When Congress and the press began to question the validity of the Viper, the Army and GD changed their story, removing most references to the word "tank" from their literature, and re-branding it as an "Anti-Armor Weapon". They further contested that because 60% to 80% of all Soviet armor in the field would be light armor (such as the BTR-70 and BMP-1), and that tanks would still be vulnerable from the sides and rear, the Viper was still worthwhile. Few were impressed. Retired Army Brigadier General Eugene M. Lynch in particular, a former infantry commander and veteran of three wars, with outstanding experience in anti-tank warfare, flatly stated to the press, "...that's only if the Soviets perform as stupidly as we have projected them to perform in order to validate our weapons. If [the] Viper encounters T-80 tanks and a guy gets a helluva hit and the tank keeps on coming, you're out of business with that weapon. Mentally, he no longer trusts it. The Generals who promote weapons like the Viper tend to be the bravest guys in the world because they know they're never gonna get shot at. But they're not worried about putting some 19-year old in a position where he's not even gonna be able to fight back", and further noted that Warsaw Pact heavy armor assaults invariably receive strong infantry and artillery cover.

   According to Congressional testimony during the Viper program's tenure, the Soviet Army alone was expected to have at least 22 000 T-64, T-72, and T-80 tanks in service by 1985, backed-up by some 20 000 T-55s and T-62s. It was quite troubling, and no one pretended that the Viper had a reasonable chance to defeat the T-64, T-72, or T-80, and then the M72 LAW --- with only slightly less performance, and the same armor penetration capability --- had proven dangerously lacking against even the T-55 and T-62.

   Soon realizing just how poorly the Viper performed, the Army BuOrd carefully re-wrote its regulations and guidelines to forbid any other weapon from being compared to it. The most troublesome "threat" was the West German Armbrust anti-tank rocket launcher, which had outstanding performance and many unprecedented design advantages, but the Army had a solution; their director of combat support systems, General Lawrence F. Skibbie, had made it official policy that no other weapon was permissible as an alternative to the Viper if it exceeded 5.44 kg (12 lbs) in weight or 762 mm (30 inches) in length. As it happened, the Armbrust by "coincidence" weighed 5.89 kg (13 lbs) and was 787 mm (31 inches) long. Army and GD literature on the Viper and praise Army military leaders began to emphasize that it was the best-performing weapon of its class, for its weight, size, and time period. They never mentioned that the rest of the world's major military powers had largely abandoned the development and/or procurement of all comparable-size weapons in favor of significantly heavier equivalents, like the APILAS, AT4, and RPG-22. GD also published brochures and statements extolling the Viper, which contradicted the Army's own internal reports and evaluations, even though knowledge of these problems was widespread throughout the defense community.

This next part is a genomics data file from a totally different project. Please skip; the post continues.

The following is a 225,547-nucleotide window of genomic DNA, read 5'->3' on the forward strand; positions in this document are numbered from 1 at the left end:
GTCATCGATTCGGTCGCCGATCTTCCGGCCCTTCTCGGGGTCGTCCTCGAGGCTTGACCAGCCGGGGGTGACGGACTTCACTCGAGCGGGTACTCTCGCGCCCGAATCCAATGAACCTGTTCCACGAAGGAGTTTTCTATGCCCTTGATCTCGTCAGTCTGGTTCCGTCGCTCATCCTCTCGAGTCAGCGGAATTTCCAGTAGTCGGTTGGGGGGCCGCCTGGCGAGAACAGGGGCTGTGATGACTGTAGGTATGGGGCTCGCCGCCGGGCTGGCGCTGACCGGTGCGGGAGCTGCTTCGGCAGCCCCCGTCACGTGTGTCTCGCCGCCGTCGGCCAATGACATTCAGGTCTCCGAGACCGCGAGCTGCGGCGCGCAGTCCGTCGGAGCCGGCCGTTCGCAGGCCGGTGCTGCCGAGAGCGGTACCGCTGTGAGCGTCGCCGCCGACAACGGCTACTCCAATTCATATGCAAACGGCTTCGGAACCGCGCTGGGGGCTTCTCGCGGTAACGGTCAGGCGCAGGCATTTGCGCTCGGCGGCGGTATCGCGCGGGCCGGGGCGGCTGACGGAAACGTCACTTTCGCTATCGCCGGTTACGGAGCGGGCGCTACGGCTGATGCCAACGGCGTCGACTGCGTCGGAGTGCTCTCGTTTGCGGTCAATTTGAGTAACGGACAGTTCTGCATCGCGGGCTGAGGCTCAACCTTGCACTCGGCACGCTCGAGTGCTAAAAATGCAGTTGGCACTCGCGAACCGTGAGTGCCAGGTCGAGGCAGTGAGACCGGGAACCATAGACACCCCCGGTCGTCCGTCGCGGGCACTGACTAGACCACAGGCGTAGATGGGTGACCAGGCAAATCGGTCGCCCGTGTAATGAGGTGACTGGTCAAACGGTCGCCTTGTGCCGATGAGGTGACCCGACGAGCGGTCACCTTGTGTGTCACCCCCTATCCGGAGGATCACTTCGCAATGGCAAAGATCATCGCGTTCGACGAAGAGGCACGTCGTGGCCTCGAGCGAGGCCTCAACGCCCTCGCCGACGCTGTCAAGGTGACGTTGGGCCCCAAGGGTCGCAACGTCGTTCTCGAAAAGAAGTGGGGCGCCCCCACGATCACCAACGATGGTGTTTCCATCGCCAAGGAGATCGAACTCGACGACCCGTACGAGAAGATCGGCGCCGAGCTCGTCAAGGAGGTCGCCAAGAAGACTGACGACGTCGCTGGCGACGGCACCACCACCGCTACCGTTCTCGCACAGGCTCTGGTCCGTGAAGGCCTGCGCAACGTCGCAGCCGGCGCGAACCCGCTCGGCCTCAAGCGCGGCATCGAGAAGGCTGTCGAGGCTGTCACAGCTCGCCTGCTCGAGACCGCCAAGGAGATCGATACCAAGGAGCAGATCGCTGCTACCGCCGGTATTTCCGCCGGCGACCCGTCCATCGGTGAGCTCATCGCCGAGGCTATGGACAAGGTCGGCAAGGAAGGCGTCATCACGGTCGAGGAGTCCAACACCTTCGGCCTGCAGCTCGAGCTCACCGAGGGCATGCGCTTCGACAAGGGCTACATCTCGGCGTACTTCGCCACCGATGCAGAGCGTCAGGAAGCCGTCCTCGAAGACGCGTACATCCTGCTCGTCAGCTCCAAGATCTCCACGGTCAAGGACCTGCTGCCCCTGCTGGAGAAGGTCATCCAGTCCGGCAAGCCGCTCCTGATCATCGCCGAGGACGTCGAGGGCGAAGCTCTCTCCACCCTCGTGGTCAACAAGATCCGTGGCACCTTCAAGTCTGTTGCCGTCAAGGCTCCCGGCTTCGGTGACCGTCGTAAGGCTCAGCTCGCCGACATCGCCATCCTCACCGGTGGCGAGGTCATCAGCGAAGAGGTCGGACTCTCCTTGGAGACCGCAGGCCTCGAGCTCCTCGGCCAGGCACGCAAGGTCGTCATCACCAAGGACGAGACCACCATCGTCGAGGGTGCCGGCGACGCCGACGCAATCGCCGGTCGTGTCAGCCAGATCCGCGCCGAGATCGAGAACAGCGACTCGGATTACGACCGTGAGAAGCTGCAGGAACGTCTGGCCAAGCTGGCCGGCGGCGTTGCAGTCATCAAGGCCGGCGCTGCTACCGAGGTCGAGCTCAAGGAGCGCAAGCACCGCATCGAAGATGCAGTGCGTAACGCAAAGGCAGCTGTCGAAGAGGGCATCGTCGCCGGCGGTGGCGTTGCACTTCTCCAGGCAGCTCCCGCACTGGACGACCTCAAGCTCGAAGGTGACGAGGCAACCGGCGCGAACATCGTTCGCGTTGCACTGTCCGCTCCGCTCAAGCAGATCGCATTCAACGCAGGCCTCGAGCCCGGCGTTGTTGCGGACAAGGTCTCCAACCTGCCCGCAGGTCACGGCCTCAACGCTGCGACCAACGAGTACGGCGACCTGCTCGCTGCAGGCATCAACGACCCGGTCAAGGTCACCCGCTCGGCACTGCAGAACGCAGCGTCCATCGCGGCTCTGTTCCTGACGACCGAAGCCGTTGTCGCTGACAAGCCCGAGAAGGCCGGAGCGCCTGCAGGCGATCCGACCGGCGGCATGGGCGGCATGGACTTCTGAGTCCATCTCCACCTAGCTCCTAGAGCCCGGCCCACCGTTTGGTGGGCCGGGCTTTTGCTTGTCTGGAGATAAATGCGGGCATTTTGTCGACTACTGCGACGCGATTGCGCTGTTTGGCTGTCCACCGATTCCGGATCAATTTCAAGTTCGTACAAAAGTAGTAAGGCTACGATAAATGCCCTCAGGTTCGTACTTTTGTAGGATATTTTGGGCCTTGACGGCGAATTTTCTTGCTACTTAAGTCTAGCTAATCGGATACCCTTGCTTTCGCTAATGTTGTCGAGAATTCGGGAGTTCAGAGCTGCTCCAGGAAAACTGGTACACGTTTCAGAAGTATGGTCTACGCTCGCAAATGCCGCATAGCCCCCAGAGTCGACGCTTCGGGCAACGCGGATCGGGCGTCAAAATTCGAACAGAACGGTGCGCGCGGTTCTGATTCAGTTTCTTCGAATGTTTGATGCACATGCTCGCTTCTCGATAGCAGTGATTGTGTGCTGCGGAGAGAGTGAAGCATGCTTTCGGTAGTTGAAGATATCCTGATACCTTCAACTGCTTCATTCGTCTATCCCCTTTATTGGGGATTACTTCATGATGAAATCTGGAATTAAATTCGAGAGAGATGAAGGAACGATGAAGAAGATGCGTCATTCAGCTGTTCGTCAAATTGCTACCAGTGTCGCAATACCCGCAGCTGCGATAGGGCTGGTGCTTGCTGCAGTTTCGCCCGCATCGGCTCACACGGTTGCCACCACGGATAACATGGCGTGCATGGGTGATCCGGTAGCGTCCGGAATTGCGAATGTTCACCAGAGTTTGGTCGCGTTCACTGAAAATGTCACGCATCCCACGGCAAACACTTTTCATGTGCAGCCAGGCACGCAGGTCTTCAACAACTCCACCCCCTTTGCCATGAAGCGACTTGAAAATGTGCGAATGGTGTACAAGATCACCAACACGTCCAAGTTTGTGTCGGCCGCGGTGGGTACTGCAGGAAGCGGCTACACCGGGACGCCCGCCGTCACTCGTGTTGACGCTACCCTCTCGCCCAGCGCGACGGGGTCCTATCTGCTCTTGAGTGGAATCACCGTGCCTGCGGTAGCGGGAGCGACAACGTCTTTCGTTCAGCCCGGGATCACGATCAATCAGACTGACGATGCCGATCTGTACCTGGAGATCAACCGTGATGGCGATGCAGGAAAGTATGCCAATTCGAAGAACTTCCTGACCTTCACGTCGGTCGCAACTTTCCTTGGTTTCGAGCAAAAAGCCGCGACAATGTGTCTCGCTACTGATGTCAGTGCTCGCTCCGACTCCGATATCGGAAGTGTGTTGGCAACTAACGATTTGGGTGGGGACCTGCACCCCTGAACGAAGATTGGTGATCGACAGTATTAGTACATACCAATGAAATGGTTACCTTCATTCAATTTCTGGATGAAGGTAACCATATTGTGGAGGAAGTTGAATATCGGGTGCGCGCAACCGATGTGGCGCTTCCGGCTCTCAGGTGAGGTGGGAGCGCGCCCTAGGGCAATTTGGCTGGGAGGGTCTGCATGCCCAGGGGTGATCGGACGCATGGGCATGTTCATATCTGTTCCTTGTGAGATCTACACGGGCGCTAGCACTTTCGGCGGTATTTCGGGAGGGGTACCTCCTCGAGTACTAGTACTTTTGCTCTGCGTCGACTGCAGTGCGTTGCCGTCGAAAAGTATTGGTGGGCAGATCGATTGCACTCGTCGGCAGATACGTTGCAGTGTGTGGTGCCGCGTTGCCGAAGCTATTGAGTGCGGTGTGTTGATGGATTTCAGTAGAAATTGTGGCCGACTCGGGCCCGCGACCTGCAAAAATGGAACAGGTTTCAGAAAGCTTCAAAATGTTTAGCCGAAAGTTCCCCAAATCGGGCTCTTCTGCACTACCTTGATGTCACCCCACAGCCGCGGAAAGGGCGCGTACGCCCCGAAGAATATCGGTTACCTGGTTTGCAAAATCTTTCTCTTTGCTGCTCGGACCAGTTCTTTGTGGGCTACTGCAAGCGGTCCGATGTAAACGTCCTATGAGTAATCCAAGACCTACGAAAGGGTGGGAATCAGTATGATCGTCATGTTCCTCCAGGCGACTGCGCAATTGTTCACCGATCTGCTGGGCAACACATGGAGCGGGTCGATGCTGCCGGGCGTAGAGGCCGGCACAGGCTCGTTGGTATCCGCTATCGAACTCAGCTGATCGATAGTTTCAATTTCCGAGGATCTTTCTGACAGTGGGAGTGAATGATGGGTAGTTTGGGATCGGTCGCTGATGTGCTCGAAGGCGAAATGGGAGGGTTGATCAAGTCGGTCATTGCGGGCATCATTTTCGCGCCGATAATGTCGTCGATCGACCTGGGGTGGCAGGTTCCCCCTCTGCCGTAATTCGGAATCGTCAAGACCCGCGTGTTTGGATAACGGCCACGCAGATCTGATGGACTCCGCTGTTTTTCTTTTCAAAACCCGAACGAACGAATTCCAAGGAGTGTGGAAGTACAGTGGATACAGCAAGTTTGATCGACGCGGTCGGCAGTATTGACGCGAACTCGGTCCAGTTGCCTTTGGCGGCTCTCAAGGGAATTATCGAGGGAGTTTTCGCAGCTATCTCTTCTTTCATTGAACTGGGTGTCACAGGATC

A 1981 GAO report on the Viper expressed disappointment in the new weapon, dismissing it as "largely ineffective", but the Army ignored these findings. However, the same GAO report by itself convinced the US Marines to cancel their own order of Vipers, with one spokesman stating they needed a weapon able to defeat Soviet tanks, "...not just p*** them off". Another expert on the Viper was just as blunt at a 1981 Marine symposium --- asked how well soldiers using the Viper would fare against the latest Soviet tanks at 250 m or less, he replied that "Let's just say that along with its pop-up sight, [the] Viper should come equipped with a pop-up Medal of Honor".